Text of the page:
Children learn to use both sides of their bodies in stages. As infants, they generally move both sides at the same time (give them two objects and they'll bang them together). Eventually, they learn how to move each side independently, like crawling or walking.
Bilateral coordination is the ability to use both sides of the body at the same time in a controlled and organized manner. Being able to coordinate both sides of the body is an indication that both sides of the brain are communicating and sharing information with each other.
This is important for accomplishing many daily activities such as walking, climbing stairs, playing musical instruments, or stirring food in a bowl. In the playground, good bilateral coordination gives preschoolers the ability to climb through tunnels, use the monkey bars, or push themselves off a swing.
Good bilateral coordination develops naturally with most children. However, this is not usually the case for children with special needs. Two-handed tasks become challenging and difficult to accomplish. There may be an uneven focus, such as when cutting, concentrating on the hand that's using the scissors and being unaware of the other hand.
In a preschool setting, one of the goals of an occupational therapist is to help children strengthen their upper body and bilateral coordination through a series of games or exercises. For children with upper body and bilateral coordination challenges, one of the goals is to help these students be as independent as they can be so when they enter kindergarten or first grade, they are able to complete certain tasks on their own.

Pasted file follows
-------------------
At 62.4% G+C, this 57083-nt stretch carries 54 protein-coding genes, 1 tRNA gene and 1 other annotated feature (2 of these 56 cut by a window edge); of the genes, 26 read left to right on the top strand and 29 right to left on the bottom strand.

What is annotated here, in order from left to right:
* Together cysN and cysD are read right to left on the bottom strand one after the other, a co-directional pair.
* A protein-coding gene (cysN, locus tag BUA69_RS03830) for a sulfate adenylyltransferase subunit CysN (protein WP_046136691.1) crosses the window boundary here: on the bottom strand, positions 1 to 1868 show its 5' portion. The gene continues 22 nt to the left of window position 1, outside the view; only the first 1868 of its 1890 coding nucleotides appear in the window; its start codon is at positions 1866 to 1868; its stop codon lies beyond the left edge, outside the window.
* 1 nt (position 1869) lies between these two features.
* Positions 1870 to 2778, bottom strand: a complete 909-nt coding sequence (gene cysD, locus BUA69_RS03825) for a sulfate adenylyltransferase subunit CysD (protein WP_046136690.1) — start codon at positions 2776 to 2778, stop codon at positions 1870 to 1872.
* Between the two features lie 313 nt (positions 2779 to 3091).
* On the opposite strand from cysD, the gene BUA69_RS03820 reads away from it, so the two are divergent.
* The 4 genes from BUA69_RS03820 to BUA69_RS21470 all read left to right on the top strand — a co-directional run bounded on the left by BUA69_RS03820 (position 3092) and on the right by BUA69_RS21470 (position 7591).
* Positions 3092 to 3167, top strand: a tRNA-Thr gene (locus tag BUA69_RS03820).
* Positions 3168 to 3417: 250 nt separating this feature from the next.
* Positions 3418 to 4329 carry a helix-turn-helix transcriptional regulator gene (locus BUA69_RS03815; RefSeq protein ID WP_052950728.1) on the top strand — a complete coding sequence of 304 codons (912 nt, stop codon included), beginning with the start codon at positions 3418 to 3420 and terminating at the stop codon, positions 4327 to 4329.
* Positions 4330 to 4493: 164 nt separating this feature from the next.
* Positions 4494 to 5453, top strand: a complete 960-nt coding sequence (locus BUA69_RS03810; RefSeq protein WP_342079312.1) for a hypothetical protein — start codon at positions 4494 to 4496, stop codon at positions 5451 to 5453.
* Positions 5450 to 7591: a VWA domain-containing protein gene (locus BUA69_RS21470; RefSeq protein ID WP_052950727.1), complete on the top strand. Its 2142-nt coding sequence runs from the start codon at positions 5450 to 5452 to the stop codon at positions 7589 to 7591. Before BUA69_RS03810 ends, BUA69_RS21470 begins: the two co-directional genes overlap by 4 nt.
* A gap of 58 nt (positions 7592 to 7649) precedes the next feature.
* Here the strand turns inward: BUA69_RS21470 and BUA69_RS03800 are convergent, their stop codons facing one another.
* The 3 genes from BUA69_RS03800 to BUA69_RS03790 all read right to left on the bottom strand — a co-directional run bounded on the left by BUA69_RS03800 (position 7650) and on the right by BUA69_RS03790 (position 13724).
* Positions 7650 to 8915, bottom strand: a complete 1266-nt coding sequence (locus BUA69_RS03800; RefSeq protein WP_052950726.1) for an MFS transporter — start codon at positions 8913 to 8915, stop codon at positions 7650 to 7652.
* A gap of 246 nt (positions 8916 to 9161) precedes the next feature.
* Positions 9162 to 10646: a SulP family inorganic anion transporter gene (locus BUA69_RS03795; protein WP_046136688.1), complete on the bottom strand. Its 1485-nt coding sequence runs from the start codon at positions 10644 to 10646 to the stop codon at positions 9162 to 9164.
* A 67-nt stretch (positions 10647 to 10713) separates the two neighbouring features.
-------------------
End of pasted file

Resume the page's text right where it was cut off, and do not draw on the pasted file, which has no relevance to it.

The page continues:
An individualized program is usually created for these children with input from the parents, physician, and teachers. The activities selected are then used both at home and at school to help the child develop the necessary skills.
An example of an activity that focuses on upper body strength and bilateral coordination is theExerBug, a bilateral coordination machine, which looks like a skateboard on wheels. Depending on the child, the machine strengthens the shoulders, upper and lower chest, and biceps and triceps. The product works well for either children developing normally or children with physical challenges.
There are also several activities that can be done with young children using simple, everyday items or toys. Some examples are listed below:
Simple Symmetrical Activities
- Blow bubbles and then have the child reach up with both hands to pop them
- Pull cotton balls apart, glue on paper to make a picture
- Pull apart construction toys (Duplos, Legos) with both hands
- Bounce a large ball with both hands, throw or push a ball with both hands
Activities with Alternating Movements:
- Drum or Bongos. With both hands one at a time (reciprocally); try to imitate a rhythm
- Air biking. While on their back, raise feet up toward the ceiling and pretend they are pedaling a bike
- Follow the leader. Have child do an activity alternating each body part, such a foot, a hand, or fingers
For gross motor and active play products, shop our Gross Motor & Active Play category.
School Health would like to thank Nancy LaFayette, OT for her contribution to our blog.